2008 World Series: Stepping up to the big time
Much has been made in the media during this World Series about the relative success of top-name professional players in the preliminary events, especially at the expense of the plucky amateurs who often prevail. It's the "Year of the Pro", according to most news outlets, and Team PokerStars Pros Barry Greenstein and Daniel Negreanu -- bracelet winners both -- would hardly disagree.
The main event, though, has a habit of throwing up a surprise champion, often groomed around the online tables of PokerStars. Team PokerStars Pros Chris Moneymaker, Greg Raymer and Joe Hachem are your go-to guys for details of taking that route to international recognition and will happily sit down in the Champions Lounge at the Rio to recall their charge to the World Title.
It's these stories that fuels the fire burning in every PokerStars qualifier, and there seem to be a whole lot of mini-furnaces in the day 1B field today. We're accustomed to seeing the familiar PokerStars logo stitched, stuck, painted, pinned, dyed or tattooed on numerous players in every tournament room, but there just seem to be even more than usual today.
In the blue section, on table 12 seat 9, sits Cero Zuccarello, from Madison, Wisconsin, whose wife Erin e-mailed us this morning to tell us to keep an eye on his progress. "He's awesome, that's all you need to know!" Erin wrote, adding that their 4-year-old son Dario, and the whole family, is rooting for him.
I checked in with Zuccarello into the second level, and he was sitting pretty with 23,000, a figure that might have been a whole lot less. "I lost a pot with queens against aces," he said. "But bounced right back." Keep bouncing, Cero; they're watching in Wisconsin.
I caught up with Stephen Molloy, from Philadelphia, before play began just after noon. He cast something of a lonely figure as the first player to take his seat on table eight, but had actually been among the very earliest arrivals to the Amazon Room, when he turned up about a week and a half ago. "I was here for my brother-in-law's 40th birthday party and I came down here to take a look," Molloy said. "I thought it's just like any other card room, so felt comfortable."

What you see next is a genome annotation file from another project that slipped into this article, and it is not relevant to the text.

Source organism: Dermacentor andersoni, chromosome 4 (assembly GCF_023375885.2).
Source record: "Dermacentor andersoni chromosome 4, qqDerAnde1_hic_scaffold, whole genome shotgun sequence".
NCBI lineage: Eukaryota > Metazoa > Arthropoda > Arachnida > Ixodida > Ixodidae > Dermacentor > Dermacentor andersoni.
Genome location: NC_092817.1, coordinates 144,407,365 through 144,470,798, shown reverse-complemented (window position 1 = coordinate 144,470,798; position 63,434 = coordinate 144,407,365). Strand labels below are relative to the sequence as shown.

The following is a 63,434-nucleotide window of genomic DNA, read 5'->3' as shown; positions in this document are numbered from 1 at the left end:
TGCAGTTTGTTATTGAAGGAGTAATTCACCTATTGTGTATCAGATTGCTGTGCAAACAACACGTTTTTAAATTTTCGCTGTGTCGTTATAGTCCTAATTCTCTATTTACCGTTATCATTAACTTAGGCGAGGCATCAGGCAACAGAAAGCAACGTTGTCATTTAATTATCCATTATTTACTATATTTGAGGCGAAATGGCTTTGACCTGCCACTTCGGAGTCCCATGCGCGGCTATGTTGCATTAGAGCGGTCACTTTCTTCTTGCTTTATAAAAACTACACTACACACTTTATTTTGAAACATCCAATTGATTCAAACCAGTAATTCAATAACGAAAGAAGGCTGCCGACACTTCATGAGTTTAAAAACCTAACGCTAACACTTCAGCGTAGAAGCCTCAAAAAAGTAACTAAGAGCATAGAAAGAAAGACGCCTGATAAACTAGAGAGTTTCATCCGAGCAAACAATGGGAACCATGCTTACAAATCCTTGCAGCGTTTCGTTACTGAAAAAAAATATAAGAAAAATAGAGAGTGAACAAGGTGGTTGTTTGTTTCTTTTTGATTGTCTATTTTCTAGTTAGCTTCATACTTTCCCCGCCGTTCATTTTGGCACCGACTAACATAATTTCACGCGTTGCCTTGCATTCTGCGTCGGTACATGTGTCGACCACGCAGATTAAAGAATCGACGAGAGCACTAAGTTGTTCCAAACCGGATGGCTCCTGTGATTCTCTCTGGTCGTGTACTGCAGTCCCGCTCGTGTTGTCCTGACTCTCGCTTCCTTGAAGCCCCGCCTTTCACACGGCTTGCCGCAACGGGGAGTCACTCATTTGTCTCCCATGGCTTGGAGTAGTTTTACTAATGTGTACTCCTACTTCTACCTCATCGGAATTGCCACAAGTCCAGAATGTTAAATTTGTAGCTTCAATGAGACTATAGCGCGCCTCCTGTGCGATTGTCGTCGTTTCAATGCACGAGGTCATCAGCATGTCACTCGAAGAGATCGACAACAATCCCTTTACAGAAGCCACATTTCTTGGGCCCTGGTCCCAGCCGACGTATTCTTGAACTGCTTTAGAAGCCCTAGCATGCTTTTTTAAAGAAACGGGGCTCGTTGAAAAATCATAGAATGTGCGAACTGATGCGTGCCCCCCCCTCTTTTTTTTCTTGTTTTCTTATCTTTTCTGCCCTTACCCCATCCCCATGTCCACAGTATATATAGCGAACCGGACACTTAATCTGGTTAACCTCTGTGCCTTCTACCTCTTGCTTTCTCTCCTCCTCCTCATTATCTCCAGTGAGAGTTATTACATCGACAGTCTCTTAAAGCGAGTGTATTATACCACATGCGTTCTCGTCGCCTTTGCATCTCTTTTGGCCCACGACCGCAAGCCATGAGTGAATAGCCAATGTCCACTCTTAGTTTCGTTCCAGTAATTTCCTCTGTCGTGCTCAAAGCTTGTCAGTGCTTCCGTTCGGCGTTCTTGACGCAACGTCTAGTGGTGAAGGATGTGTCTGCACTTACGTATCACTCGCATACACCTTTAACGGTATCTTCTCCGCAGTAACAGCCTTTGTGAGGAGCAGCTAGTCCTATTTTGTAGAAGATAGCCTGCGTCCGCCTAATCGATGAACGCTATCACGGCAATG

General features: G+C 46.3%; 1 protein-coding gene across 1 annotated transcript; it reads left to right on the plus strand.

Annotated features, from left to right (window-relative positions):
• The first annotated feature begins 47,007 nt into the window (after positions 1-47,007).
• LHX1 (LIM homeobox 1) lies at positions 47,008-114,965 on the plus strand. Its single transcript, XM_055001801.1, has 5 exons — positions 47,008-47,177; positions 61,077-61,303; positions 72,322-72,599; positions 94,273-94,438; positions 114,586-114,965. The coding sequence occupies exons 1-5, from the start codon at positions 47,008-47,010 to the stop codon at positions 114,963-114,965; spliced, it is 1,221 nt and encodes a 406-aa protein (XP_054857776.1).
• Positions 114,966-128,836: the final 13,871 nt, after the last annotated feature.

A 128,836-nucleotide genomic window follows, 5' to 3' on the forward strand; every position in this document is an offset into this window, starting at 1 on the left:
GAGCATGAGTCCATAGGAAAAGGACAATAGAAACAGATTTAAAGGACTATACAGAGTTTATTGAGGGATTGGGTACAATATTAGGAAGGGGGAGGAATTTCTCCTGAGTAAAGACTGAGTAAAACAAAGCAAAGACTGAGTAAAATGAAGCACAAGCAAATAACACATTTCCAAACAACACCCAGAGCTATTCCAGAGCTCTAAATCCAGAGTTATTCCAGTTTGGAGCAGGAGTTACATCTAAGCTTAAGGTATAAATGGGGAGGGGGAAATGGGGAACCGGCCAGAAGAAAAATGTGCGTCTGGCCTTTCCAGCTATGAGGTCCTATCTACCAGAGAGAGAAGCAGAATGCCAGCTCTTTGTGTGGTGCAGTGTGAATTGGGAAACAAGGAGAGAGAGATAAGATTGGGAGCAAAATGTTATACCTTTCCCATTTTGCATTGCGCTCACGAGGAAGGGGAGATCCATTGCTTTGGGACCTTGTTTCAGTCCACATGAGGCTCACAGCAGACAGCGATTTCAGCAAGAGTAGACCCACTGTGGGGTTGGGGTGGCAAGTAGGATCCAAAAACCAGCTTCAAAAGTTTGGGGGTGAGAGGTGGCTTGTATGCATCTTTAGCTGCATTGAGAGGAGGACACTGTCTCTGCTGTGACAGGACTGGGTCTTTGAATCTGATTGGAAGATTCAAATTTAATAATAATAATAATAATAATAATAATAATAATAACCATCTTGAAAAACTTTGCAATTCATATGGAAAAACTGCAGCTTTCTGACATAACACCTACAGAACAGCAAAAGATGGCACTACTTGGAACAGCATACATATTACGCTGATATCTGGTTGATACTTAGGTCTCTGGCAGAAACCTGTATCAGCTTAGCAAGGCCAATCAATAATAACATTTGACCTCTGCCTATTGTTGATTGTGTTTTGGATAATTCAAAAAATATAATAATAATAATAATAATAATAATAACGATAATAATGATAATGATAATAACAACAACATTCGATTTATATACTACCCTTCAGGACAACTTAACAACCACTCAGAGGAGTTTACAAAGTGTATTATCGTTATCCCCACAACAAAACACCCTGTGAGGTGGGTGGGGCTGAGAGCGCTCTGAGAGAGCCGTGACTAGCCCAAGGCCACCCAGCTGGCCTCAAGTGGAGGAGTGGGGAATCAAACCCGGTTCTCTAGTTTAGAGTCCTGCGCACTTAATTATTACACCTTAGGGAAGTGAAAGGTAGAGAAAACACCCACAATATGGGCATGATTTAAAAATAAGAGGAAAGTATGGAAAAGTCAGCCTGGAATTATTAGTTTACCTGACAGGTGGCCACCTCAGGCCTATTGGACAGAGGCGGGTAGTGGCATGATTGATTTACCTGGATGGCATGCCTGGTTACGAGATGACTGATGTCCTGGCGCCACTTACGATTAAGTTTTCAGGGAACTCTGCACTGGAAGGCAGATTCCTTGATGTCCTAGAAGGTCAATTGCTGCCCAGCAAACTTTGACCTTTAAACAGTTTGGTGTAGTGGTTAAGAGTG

At that point, Molloy was up to step six on the qualification ladder to the main event. He was a man in form, having won one daily tournament in the Mandalay Bay and placing third in another during the birthday trip. He went back and played that last "step seven" sit and go at PokerStars, and locked up the seat to guarantee a return trip to Las Vegas. And as for his chances? "Nine guys," he said. "I gotta beat nine guys." That's right: one step at a time.
Johnny Caruso, a PokerStars qualifier from Toronto, also took a step up into the main event. He played some heads up on PokerStars, turned $150 into $800, and decided to try his hand at a step four satellite for the World Series. A few hours later and he was on his way to Vegas, having successfully bulldozed his way through steps four, five and six in one hit.
When it came to that final step, there was simply no stopping the 22-year-old construction worker. “I just had to win that one," he said. "It was midnight. I had to go to work the next morning at 6am and I was absolutely determined to get through. In fact, I ended up personally busting eight out of the nine others at the table.”
Caruso has been playing poker for around five years but it was only when he tore a knee ligament playing hockey that he started playing a lot online. “I played all the time and I didn’t make a bad living out of it," he said. "I had to do well actually, because I still had bills to pay – but I have to admit I do make more money from normal work. I’m not quite ready to turn pro yet.”
This is Johnny’s first time at the World Series and first time in Vegas. On the shuttle bus over to the Rio, he was quiet and admitted he was nervous, but cheered up when his girlfriend Laura, a Latin dance teacher, turned up to support him. Did he ever think of just taking the money when he qualified? “No way. $12,500 was never going to change my life – and I really wanted to play this. It’s great.”
Meanwhile, our video blog team caught up with PokerStars qualifier Vincent Gabel, from Belgium. Gabel runs a poker forum in his native land, and one of the regular posters won a bracelet at the Series. Vincent assesses his chances of repeating that success in the main event.
Watch WSOP 08: Vincent Gabel Online Qualifier on PokerStars.tv
Also, keep your e-mails coming. We can be reached at firstname.lastname@example.org and can pass on messages to any PokerStars qualifiers you may know in today's field.
Finally, in late breaking news, Team PokerStars Pro William Thorson has made a late push in the minutes before the dinner break. He flopped a set of jacks to Olga Varkonyi's queens. He now sits on 48,000 and is headed for dinner.